Meniscal Injuries, is Surgery the answer?

Meniscal Injuries, is Surgery the answer?

Meniscal Injuries, is Surgery the answer?

Image result for meniscal tears Arthroscopic surgery to treat either a degenerative meniscus or an acute meniscal tear has been topical in the past 10-15 years. It has been said that one sub-group who may benefit are those with symptoms of “catching” and/or “locking” of the knee. If these symptoms are present and corelate to findings on MRI, this provides a strong rationale for meniscal surgery.


It is important to note that a study found younger patients under the age of 40 years of age with mechanical symptoms improved more in patient-reported pain and function than those without mechanical symptoms after meniscal surgery (2). One study found mechanical symptoms were relieved in the same extent in the exercise group as the arthroscopic meniscal group (3). Additionally, no differences were observed at 3 years of follow-up time between the exercise group and the surgery group (4). 

Image result for meniscal tears

So what next, physiotherapy or surgery?

When a patient turns up to the physiotherapist or orthopaedic surgeon, both health professionals will take into account a combination of the MRI that may confirm a meniscal tear but they will be cautious in considering whether the symptoms can be attributed to the meniscal tear.

The relationship between meniscal tears and mechanical symptoms may explain why surgery does not relieve these symptoms better than placebo surgery or result in larger improvements compared to patients without mechanical symptoms and degenerative meniscal tears.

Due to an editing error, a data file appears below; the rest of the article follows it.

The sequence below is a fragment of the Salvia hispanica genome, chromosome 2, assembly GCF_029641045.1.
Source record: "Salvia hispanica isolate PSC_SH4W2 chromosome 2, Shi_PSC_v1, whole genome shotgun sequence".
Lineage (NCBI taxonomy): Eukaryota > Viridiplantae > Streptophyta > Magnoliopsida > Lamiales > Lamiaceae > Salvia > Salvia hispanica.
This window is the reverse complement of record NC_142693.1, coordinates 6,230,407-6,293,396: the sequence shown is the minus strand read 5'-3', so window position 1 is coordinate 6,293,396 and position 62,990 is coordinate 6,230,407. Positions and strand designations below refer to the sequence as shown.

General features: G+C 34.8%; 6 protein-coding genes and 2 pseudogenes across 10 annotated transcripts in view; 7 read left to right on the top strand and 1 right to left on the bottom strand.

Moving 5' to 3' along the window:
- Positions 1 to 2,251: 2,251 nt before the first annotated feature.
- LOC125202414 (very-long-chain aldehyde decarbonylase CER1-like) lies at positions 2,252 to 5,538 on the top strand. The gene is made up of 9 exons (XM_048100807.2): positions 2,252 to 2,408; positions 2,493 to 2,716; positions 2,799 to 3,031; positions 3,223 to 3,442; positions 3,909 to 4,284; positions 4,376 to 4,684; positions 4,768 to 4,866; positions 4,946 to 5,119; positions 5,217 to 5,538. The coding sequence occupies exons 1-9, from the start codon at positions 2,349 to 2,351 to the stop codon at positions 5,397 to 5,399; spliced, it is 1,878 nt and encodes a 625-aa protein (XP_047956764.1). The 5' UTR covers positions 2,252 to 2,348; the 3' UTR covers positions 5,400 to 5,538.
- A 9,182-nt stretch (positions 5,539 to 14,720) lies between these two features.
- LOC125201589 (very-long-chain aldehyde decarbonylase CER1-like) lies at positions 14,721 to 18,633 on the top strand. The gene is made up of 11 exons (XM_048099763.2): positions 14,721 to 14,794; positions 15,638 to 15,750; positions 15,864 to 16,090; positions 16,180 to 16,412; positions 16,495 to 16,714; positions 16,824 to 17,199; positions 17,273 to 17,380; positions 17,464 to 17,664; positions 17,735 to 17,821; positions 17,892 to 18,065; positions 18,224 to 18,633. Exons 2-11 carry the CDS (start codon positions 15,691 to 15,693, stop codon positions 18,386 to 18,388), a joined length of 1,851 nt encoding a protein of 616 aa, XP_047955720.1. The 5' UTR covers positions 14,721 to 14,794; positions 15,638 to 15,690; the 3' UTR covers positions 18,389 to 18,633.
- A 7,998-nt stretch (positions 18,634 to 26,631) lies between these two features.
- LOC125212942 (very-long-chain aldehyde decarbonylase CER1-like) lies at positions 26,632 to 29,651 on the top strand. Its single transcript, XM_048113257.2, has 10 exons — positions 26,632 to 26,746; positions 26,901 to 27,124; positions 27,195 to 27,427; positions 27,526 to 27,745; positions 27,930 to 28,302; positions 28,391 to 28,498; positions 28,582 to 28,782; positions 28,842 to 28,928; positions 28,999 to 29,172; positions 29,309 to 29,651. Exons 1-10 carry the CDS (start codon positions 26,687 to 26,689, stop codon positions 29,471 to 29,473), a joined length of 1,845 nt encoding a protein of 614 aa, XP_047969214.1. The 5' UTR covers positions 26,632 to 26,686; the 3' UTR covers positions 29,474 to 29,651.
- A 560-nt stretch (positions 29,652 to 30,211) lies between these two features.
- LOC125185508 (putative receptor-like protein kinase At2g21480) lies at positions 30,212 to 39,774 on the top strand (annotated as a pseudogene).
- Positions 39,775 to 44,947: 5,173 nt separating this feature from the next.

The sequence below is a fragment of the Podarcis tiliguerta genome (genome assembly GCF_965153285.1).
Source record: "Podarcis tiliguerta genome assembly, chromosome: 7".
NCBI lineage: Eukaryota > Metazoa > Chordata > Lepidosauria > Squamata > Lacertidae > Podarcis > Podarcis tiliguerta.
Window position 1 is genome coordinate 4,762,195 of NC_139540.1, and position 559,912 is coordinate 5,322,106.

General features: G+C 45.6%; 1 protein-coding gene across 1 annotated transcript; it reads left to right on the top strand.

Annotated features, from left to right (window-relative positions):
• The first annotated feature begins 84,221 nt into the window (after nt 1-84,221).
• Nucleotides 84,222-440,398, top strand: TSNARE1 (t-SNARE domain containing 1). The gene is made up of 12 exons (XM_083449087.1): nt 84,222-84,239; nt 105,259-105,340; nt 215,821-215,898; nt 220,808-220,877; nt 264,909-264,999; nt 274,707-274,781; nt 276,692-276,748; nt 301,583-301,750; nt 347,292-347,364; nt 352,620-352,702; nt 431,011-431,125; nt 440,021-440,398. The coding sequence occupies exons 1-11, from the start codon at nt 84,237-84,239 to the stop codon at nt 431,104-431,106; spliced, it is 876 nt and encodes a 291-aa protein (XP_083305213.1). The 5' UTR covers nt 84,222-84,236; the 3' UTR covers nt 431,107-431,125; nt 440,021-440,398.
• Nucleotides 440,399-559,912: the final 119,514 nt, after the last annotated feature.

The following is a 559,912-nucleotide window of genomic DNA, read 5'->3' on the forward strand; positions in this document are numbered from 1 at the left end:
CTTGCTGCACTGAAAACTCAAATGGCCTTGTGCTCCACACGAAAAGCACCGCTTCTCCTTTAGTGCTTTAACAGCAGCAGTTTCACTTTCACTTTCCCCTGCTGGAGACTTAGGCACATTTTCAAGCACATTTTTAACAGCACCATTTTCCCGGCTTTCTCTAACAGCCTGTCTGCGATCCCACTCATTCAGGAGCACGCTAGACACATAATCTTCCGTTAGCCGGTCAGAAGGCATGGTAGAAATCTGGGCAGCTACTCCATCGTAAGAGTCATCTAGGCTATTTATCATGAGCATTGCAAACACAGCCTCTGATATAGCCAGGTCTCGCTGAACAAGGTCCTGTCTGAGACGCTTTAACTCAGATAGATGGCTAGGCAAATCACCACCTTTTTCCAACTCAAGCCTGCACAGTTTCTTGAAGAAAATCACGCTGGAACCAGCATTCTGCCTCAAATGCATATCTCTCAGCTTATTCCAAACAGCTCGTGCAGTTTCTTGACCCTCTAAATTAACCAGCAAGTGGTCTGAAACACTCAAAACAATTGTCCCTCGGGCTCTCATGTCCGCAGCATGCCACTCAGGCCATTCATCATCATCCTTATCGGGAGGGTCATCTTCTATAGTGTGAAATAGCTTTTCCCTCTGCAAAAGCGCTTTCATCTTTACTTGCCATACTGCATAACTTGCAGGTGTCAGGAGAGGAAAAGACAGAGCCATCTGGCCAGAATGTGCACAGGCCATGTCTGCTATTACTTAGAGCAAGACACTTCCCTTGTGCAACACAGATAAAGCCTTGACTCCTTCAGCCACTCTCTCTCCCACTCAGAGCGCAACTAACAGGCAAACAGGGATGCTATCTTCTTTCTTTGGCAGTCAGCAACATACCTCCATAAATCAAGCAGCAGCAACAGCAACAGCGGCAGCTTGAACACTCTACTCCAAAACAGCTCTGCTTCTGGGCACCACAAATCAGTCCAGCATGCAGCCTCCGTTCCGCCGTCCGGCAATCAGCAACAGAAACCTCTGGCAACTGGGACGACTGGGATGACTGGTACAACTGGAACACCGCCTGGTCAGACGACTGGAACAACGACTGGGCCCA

Overall the Orthopaedic Surgeon and Physiotherapist will always advise physiotherapy as the first line of treatment.

At WiSE we have comprehensive care for your injuries, with a Fracture Clinic run by Othopaedic Surgeons, under Prof Munjed Al Muderis  and physiotherapists from SIM Physio. Our interdisciplinary team works together to provide the best care for our patients.


  1. Sihvonen, R., Englund, M., Turkiewicz, A., Jarvinen, T., 2016. Finnish Degenerative Meniscal Lesion Study G. Mechanical Symptoms and Arthroscopic Partial Meniscectomy in Patients With Degenerative Meniscus Tear: A Secondary Analysis of a Randomized Trial. Ann Intern Med, 164:449-55.
  1. Pihl, K., Turkiewicz, A., Englund, M., Lohmander, L., Jorgensen, U., 2018. Change in patient-reported outcomes in patients with and without mechanical symptoms undergoing arthroscopic meniscal surgery: A prospective cohort study. Osteoarthritis Cartilage, 26:1008-16.
  1. Kise, N., Risberg, M.,Stensrud, S., Engebretsen, L., Roos, E., 2016 Treningsterapi versus artroskopisk meniskreseksjon; Hva skjer med mekaniske symptomer? In: Høstmøte 2016, Norsk Ortopedisk Forening.vol. 2016. Oslo: Norsk Ortopedisk Forening; 2016:203.
  1. Gauffin, H., Sonesson, S., Meunier, A., Magnusson, H., Kvist, J., 2017. Knee Arthroscopic Surgery in Middle-Aged Patients With Meniscal Symptoms: A 3-Year Follow-up of a Prospective, Randomized Study. American Journal of Sports Medicine, 45:2077-84.
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